Post# 645064 , Reply# 12   12/8/2012 at 17:39 (2,389 days old) by danemodsandy (The Bramford, Apt. 7-E)        
"Letter to Three Wives" Kitchen:

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This is the kitchen Keith is talking about; it's one of my favorites too. The film is from 1949, and the kitchen is full of GE appliances - an electric sink, an Airliner range and refrigerator. However, Thor was the choice for a washer. As Keith points out, there are all kinds of other goodies present, like St. Charles cabinets, a Zenith Consoltone radio, a Sunbeam coffeemaker (I think a C-30), Mixmaster (a Model 7) and toaster (a T-9), an Automatic Electric A50I wall telephone in white and Guardian Service cookware.

Post# 645102 , Reply# 13   12/8/2012 at 21:26 (2,389 days old) by JeffG ()        

Another film from that same time that came to my mind is All About Eve.. Especially the scene where Bette Davis is fixing a bicarbonate of soda for someone.. I have no idea why but the kitchen is crystal clear in my memory.

Post# 645113 , Reply# 14   12/8/2012 at 22:14 (2,389 days old) by Maytagbear (N.E. Ohio)        

Fairly obscure.... Kate Lawrence's (Sada Thompson) in Family.

Runner up, the one Meryl's character had in Hope Springs

Least favorite- the one in Mary's first apartment on Mary Tyler Moore.


Post# 645140 , Reply# 15   12/9/2012 at 00:09 (2,389 days old) by rp2813 (Too many people know the way)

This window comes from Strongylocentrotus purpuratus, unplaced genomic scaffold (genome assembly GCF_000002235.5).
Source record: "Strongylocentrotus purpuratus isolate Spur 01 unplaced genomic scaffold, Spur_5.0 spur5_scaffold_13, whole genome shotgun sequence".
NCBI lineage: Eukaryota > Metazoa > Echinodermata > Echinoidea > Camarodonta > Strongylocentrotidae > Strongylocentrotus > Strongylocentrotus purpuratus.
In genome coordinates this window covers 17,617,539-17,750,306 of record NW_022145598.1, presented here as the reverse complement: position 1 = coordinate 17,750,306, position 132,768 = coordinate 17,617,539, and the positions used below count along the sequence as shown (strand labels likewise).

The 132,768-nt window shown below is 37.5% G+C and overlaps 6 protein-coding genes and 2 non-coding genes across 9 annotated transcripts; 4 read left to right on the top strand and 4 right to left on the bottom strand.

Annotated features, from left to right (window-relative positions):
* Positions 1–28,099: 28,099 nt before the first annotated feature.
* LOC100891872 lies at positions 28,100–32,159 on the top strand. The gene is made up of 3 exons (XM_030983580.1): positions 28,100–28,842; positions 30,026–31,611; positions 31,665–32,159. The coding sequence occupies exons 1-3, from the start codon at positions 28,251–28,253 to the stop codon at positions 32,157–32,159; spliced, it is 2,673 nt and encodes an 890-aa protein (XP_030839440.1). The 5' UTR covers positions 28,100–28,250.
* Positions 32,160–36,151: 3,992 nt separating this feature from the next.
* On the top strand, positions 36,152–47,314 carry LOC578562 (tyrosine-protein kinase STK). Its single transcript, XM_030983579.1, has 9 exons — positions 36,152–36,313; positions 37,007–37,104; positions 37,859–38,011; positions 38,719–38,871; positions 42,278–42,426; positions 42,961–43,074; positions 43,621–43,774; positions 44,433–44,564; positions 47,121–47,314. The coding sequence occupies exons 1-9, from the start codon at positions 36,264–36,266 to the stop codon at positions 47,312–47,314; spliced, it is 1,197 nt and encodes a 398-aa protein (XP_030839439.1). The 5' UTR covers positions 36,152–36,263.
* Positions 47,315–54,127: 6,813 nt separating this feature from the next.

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Favorite?  I don't know, but I will know when I see it -- again.


For now I'll second Lawrence's list-topper.  The kitchen in Family was one I noticed and wanted the first time I saw it.  I could relate to that entire house and neighborhood better than any other I've seen on TV before or since. 

Post# 645144 , Reply# 16   12/9/2012 at 00:26 (2,389 days old) by westingman123 ()        
Family and Kate Lawrence

Oh, I forgot that one! I think that house appealed because it wasn't just a set, it was a real house. Yes, I can relate to that one, as well. Still, Truman-era has my heart.

Thanks for illustrating for me Sandy, you know how inept I am at such things.

Post# 645167 , Reply# 17   12/9/2012 at 05:30 (2,388 days old) by danemodsandy (The Bramford, Apt. 7-E)        
All About Eve Kitchen:

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That was evidently some early product placement, because it's all Kelvinator, including the steel cabinets with sliding ribbed-glass doors on the wall cabinets.